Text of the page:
Executives at many companies have the best of intentions when it comes to creating wellness programs that will make a difference in their employees’ lives. Unfortunately, many of them fall short of their intentions. The reasons for these failures vary. Some lack the money to invest in wellness programs, some lack the knowledge to put these programs together, some lack the staff to lead them and some lack the commitment required for their success.
You, however, have the knowledge, the staff and the commitment to lead these programs. You just need to convince these business owners of that and also convince them how their dollars spent on a partnership with you will save them more money in the long run by lowering their health care costs.
A recent survey of 1,598 companies in various industries by insurance brokerage company Willis North America shows that the corporate wellness market is growing. Sixty percent of the surveyed companies offer a wellness program, 8 percent plan to offer one in the future and 33 percent do not offer any program. Of the companies that offer a wellness program, only 10 percent offer a comprehensive program (which means they have a large budget for the program, offer broad incentives to participate, track workout data, track data on how the program is benefitting the company and allow spouses to participate.) Fifty-eight percent plan to expand their wellness program. These numbers show that while a large percentage of businesses offer wellness programs, a large number still do not, leaving room for opportunity.
However, spending on wellness programs is a bit anemic. Of those surveyed, 49 percent have a defined budget for corporate wellness, and 47 percent of those invest less than $50 per employee each year in their wellness program.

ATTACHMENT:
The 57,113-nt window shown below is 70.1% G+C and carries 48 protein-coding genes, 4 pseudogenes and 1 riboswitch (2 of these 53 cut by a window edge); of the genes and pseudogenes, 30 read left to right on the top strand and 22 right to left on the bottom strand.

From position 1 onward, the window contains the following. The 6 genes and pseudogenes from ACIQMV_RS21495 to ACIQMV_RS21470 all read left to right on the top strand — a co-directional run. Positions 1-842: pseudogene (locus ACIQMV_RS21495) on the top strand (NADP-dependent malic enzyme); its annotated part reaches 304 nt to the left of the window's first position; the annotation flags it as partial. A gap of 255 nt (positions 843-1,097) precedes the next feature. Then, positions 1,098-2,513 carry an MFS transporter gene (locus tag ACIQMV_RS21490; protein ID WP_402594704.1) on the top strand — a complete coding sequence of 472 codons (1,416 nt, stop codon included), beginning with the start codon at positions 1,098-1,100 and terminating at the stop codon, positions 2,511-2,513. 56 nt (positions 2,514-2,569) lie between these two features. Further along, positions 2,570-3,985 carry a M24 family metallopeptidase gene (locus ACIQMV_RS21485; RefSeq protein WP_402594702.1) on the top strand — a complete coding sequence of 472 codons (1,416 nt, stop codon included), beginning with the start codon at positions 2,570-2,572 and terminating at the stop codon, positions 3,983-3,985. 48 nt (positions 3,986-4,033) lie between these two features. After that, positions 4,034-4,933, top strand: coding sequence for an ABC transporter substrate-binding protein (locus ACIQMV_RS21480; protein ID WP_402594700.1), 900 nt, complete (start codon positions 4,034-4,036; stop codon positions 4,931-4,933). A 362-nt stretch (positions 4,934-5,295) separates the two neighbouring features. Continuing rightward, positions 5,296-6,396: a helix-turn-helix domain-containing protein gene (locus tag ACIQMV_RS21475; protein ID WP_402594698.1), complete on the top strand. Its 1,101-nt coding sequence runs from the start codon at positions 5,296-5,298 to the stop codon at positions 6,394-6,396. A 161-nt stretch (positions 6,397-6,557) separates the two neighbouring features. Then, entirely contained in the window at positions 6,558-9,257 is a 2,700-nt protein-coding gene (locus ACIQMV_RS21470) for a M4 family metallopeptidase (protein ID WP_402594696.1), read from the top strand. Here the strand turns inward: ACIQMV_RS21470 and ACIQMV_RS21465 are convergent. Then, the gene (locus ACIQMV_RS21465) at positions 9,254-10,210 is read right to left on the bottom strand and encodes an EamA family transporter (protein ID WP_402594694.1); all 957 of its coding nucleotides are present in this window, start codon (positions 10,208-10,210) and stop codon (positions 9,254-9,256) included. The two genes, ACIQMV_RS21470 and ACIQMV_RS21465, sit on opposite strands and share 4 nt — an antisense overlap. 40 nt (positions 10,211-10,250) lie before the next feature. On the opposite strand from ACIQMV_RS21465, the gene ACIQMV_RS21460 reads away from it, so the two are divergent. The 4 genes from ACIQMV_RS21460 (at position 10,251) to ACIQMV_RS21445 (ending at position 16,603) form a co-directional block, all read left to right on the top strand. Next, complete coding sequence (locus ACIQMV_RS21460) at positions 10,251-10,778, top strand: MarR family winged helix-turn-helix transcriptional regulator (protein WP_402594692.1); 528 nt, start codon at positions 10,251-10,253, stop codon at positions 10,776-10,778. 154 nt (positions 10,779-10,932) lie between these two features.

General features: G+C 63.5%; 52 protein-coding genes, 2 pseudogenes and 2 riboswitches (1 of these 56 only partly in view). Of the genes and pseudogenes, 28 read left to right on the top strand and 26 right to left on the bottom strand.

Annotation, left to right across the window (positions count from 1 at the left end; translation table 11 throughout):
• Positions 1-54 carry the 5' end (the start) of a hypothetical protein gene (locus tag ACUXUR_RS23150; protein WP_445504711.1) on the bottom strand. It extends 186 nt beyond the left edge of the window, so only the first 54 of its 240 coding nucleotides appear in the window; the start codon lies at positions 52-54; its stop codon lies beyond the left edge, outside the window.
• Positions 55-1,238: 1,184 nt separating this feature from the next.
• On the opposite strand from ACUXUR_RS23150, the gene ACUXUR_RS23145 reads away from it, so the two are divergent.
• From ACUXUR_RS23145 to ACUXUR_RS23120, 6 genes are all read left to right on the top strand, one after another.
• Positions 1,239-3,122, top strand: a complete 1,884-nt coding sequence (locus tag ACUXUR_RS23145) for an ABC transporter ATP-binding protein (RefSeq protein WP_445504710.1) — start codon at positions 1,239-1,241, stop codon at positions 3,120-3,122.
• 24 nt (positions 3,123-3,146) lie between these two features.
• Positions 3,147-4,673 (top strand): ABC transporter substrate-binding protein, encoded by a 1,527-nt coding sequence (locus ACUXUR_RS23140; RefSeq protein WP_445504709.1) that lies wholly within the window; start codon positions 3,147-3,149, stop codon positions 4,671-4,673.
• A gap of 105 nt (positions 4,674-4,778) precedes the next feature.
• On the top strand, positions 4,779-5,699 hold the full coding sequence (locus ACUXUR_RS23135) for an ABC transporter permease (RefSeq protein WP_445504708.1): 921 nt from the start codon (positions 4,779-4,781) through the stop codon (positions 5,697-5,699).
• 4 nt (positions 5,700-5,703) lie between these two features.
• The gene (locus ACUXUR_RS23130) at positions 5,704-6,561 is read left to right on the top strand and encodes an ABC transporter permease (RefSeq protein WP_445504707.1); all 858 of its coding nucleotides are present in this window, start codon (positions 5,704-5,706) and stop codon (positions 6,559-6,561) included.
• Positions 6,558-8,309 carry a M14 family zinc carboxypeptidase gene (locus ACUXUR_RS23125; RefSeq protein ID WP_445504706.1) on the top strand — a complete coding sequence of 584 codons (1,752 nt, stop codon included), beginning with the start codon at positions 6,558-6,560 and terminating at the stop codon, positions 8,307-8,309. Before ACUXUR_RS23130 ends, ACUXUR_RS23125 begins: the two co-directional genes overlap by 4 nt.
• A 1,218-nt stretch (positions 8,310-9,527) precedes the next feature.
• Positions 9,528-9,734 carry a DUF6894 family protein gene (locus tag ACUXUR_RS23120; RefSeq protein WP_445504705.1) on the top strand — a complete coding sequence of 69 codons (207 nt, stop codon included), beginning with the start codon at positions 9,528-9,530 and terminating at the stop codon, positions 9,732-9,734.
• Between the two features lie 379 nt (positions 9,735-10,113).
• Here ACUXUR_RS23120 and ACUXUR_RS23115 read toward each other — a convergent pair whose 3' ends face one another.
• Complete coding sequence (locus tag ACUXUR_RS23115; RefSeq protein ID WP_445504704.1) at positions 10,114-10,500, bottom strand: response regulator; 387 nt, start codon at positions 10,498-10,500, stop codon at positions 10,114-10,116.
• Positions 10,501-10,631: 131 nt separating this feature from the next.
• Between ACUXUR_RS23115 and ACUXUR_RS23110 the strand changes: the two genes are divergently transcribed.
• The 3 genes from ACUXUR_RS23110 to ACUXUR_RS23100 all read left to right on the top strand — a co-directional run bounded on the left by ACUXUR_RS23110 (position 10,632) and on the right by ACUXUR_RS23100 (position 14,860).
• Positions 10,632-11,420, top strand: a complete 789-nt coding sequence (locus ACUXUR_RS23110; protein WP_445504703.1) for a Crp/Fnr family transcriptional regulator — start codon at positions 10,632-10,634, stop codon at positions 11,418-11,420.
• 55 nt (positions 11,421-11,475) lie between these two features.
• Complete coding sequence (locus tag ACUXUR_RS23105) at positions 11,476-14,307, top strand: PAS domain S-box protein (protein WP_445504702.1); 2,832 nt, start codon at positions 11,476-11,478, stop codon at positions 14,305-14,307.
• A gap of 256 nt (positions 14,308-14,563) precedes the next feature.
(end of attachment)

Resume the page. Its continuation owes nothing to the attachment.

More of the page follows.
The lack of spending may lead you to believe that your time is better spent on other revenue possibilities, but 30 percent of those companies plan to increase or establish a budget. Better yet, some of that money likely will go to partners, as 15 percent plan to partner with a vendor. Forty percent of the respondents already use a third-party wellness vendor, and 44 percent already partner with a local fitness center.
Some larger health club and fitness management companies spotted the opportunity in this market years ago, partnering with larger corporations on their wellness programs. Perhaps it is time you make a splash in your local market by marketing your expertise to smaller local businesses.
However, to do well in partnerships with businesses of any size, you must be able to deliver what you promise and make a financial and personnel commitment to this. You must research some of the best wellness programs out there and decide how you can offer something similar. You also must invest in educating your staff and recruiting a knowledgeable group of people who are not just dedicated to running these programs but also are adept at doing so.
Business leaders want these programs, but wellness is not their area of expertise. Lucky for them and you, it is your area of expertise. The added costs for you upfront will be worth the payoff later.